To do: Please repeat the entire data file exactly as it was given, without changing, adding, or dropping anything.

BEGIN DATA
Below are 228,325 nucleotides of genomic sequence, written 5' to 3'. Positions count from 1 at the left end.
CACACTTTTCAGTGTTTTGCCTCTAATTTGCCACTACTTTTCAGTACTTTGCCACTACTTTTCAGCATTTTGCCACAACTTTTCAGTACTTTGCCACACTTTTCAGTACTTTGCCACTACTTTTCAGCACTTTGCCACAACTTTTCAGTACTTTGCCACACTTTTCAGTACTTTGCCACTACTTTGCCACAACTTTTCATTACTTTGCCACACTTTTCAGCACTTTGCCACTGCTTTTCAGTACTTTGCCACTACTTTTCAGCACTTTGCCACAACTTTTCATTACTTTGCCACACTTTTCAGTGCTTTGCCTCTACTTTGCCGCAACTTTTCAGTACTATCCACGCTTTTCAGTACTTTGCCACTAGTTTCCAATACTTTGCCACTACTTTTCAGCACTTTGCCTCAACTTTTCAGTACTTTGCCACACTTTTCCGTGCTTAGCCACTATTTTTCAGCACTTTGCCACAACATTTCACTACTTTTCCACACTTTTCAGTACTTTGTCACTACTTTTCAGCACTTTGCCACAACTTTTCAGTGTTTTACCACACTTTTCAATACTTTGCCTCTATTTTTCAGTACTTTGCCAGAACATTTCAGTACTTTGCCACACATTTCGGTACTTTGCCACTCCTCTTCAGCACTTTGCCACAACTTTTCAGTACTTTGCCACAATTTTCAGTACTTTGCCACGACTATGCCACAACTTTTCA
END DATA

Below are 228,325 nucleotides of genomic sequence, written 5' to 3'. Positions count from 1 at the left end.
CACACTTTTCAGTGTTTTGCCTCTAATTTGCCACTACTTTTCAGTACTTTGCCACTACTTTTCAGCATTTTGCCACAACTTTTCAGTACTTTGCCACACTTTTCAGTACTTTGCCACTACTTTTCAGCACTTTGCCACAACTTTTCAGTACTTTGCCACACTTTTCAGTACTTTGCCACTACTTTGCCACAACTTTTCATTACTTTGCCACACTTTTCAGCACTTTGCCACTGCTTTTCAGTACTTTGCCACTACTTTTCAGCACTTTGCCACAACTTTTCATTACTTTGCCACACTTTTCAGTGCTTTGCCTCTACTTTGCCGCAACTTTTCAGTACTATCCACGCTTTTCAGTACTTTGCCACTAGTTTCCAATACTTTGCCACTACTTTTCAGCACTTTGCCTCAACTTTTCAGTACTTTGCCACACTTTTCCGTGCTTAGCCACTATTTTTCAGCACTTTGCCACAACATTTCACTACTTTTCCACACTTTTCAGTACTTTGTCACTACTTTTCAGCACTTTGCCACAACTTTTCAGTGTTTTACCACACTTTTCAATACTTTGCCTCTATTTTTCAGTACTTTGCCAGAACATTTCAGTACTTTGCCACACATTTCGGTACTTTGCCACTCCTCTTCAGCACTTTGCCACAACTTTTCAGTACTTTGCCACAATTTTCAGTACTTTGCCACGACTATGCCACAACTTTTCA